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Community and Q&A

How do I remove hydrostatic water pressure?

John Beavers | Posted in General Questions on

We purchased a home in central Missouri recently and we see evidence of slab/footing movement. The home is built halfway down a hill. It has a walkout basement with a large patio off the walkout. The downhill side of the walkout has risen about an inch. There is a perimeter drain along the front and down the downhill side until the foundation wall begins the step down toward the patio, so it covers the front and half of one side. If I extend the drain to the patio will that help with the water pressure? I need to mention that the soil is clay.

A foundation repair company lasered the basement so that’s how I know the corner has risen. They want to install a sump pump and lay lateral lines to several locations under the interior slab. That means jack hammering the slab to install the pump and lines. I would like to be sure that it would help before cutting up the slab. Can anything be done outside to get rid of all the water? We have no water in the basement. The foundation is 10″ poured concrete.


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  1. GBA Editor
    Martin Holladay | | #1

    The way to reduce hydrostatic pressure against a foundation wall is to install a good drainage system on the exterior of your foundation, at the level of the footing.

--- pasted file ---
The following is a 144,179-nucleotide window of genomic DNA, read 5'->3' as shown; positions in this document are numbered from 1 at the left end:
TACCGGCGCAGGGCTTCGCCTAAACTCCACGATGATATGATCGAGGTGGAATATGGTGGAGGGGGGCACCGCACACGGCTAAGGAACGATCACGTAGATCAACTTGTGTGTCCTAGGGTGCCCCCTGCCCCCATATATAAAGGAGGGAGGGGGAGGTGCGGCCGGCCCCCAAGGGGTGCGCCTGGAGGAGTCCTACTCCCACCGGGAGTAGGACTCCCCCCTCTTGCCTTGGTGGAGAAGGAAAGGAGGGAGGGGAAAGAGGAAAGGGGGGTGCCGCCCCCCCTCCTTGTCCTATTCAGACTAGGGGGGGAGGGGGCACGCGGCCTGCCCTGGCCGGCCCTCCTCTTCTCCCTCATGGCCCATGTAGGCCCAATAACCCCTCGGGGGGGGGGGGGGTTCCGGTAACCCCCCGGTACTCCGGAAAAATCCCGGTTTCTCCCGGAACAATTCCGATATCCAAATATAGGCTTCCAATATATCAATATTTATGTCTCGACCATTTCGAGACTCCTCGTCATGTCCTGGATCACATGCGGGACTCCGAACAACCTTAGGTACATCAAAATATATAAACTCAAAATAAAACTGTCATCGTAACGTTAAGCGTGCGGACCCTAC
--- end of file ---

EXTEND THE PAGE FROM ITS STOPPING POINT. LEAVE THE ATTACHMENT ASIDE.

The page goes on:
This drainage system normally consists of perforated drainage pipe around the perimeter of your foundation, connected to a conductor pipe leading to daylight, to a sump, or to a distant drywell.

    The perforated drain pipe is usually surrounded by several inches of crushed stone, and the crushed stone is wrapped in a "burrito" of landscape fabric to keep out silt.

    Ideally, the excavation is backfilled with free-draining material like crushed stone or gravel, topped with a thin layer of clay-bearing soil, sloped away from the foundation.

    This type of drainage system sometimes includes a dimpled plastic drainage mat applied to the exterior of the foundation wall.

    If you have reason to believe that some of these elements are missing or clogged, it is probably cheaper to install an interior French drain. This is a trench around the perimeter of your basement, near the foundation walls, filled with crushed stone and a perforated drain pipe, leading to a sump.

    In all cases you need to be sure that the soil around your house is properly graded (sloping away from the house) and that roof water is collected in gutters connected to conductor pipes that convey the roof water far from the foundation.

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